Third, there is generally a service expectation: advising students, serving on departmental or college-wide committees, participating in various events. There are meetings, which need to be calendared, and the other work can easily been seen as projects (e.g., produce report) with next actions (e.g., call the dean’s office to request that file).   If one becomes department chair, as I am, then there are many more administrative responsibilities one acquires: working with a budget, producing the schedule for the year, hiring support staff and adjunct faculty, meetings with administrators and other chairs.  It’s easy to see why younger faculty can be overwhelmed and why senior faculty can suffer burn-out.  Many people outside academia don’t realize the amount of juggling that goes on, assuming that a “12-hour load” means a 12-hour work week.  It’s more like 50, believe me.  I don’t say that as a complaint; I love the job – but if it were really only 12 hours worth of work, I wouldn’t need GTD!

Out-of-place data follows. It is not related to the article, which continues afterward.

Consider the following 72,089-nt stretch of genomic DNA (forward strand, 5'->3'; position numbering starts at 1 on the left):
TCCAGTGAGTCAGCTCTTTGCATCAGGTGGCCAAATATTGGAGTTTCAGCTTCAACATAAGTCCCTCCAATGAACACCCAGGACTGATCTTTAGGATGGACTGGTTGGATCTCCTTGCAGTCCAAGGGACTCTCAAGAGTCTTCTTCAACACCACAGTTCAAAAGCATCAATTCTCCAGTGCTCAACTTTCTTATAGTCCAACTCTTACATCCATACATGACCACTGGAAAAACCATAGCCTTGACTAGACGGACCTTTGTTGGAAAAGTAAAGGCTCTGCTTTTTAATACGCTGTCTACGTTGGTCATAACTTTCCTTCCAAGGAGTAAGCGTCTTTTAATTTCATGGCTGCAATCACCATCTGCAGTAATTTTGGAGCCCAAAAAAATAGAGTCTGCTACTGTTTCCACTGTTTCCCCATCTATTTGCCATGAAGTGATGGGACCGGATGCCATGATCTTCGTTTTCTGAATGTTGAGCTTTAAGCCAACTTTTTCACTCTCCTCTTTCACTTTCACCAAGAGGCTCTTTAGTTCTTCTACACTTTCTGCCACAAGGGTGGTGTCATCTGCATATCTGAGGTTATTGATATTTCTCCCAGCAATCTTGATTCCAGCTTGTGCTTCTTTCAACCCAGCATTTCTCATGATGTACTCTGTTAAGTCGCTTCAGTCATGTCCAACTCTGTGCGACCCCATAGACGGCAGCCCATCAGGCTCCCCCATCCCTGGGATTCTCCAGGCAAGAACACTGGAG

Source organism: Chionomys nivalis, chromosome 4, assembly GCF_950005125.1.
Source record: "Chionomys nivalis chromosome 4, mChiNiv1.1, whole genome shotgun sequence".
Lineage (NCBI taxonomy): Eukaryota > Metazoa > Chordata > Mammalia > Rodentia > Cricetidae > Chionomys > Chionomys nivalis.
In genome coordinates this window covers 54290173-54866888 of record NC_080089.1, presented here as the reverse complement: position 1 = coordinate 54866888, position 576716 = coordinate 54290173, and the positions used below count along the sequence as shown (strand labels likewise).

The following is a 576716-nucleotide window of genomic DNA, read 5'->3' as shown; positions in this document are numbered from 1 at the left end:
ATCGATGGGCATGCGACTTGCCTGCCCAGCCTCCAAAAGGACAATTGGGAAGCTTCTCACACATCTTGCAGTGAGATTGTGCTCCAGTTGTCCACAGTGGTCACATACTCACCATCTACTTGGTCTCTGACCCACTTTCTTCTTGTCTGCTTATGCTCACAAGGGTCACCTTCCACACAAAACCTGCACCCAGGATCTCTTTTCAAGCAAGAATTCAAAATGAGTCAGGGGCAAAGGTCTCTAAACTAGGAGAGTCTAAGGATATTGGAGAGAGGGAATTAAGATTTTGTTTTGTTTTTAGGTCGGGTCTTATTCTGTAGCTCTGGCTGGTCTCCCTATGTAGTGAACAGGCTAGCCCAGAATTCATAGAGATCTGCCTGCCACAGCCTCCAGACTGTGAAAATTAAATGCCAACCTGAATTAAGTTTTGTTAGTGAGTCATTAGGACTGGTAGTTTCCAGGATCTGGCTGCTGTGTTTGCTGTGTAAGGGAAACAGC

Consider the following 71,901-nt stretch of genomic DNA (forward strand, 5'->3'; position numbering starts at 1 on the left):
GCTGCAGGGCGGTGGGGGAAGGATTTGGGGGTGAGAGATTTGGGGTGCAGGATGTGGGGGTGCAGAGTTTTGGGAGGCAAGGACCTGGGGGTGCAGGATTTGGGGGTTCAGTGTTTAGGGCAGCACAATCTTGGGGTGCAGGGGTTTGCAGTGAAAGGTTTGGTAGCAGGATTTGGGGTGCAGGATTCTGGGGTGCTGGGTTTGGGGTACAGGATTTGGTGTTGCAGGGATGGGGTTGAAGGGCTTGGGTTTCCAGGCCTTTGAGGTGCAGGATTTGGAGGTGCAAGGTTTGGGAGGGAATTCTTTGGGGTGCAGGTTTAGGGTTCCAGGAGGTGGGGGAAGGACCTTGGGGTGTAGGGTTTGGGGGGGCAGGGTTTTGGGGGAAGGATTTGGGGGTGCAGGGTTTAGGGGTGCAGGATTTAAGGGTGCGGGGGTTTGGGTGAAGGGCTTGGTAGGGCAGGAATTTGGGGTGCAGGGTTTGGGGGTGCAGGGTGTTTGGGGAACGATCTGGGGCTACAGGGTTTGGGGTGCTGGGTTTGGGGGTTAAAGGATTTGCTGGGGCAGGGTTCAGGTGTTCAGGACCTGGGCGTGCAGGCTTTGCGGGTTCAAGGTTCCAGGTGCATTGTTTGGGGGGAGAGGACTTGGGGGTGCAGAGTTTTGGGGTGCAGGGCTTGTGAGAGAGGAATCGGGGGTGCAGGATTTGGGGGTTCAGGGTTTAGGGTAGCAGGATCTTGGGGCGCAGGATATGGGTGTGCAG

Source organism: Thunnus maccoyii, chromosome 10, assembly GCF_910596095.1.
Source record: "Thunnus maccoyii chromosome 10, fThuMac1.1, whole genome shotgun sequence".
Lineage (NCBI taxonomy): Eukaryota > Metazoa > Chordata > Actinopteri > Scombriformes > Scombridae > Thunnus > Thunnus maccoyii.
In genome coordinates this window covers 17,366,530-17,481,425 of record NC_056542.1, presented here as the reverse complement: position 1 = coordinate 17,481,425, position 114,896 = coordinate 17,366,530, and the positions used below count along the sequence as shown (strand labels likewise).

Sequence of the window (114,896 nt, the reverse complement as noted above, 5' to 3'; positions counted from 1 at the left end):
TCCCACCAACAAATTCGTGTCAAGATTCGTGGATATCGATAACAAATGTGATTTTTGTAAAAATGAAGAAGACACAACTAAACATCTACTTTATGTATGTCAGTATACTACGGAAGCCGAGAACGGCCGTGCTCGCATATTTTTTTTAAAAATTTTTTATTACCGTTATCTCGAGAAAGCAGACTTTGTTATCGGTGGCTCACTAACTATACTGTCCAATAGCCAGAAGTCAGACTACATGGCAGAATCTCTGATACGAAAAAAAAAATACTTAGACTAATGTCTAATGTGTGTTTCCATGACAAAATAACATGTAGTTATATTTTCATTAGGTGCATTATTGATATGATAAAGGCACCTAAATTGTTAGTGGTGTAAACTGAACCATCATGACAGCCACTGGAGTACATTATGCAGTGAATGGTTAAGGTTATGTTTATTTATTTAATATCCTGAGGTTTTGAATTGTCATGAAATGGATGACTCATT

One thing that really resonated with me as I read the book was just how applicable it was to a non-business context.   Every example, even the business-specific, was one I could transfer to my world: identify goal, clarify successful outcome, figure out the next action.  I keep my inbox at or close to empty – both paper and email.  I mentioned that I used to be one of those people with 6000+ messages in my Outlook inbox.  Now it’s rarely got more than a dozen.  All emails fit into one of the workflow categories – some are trash, some are reference info to be filed, some are waiting-for trackers, and some are actionable.  So I have reduced stress and improved efficiency simply by learning to keep my email under control.   On a more mundane level, it’s also helped to get a label maker for file folders!  I am no longer the absent-minded professor of stereotype who can’t find anything in the messy office.  The fictional professors who live that way manage to produce ground-breaking scholarship, but in reality, living like that is an impediment to scholarly productivity or efficiency in teaching.  If you wouldn’t expect an executive to be productive under those conditions, there’s no reason to expect a scholar to be either.  Sadly, these caricatures are present even among academics.  I have been trying to “get the word out” to a number of my colleagues here and elsewhere.  As David noted in the book, if others become more efficient and productive, it helps everyone.  I have used GTD to make committee work go more smoothly, even if the other members of the committee don’t always realize that’s what is happening, but I also talk to colleagues about it, recommend the book (in some cases, I buy copies for people), explain the virtues of the methodology.  After attending one of David’s “Roadmap” seminars, I gave a presentation to my fellow chairs at a workshop, and I received a lot of positive feedback.  Just as David has expressed hopes that GTD would become “standard stuff” in the corporate world, I would love to see GTD more widely adopted in academia.  Our students would benefit, and we’d get a lot more research accomplished with less burn-out.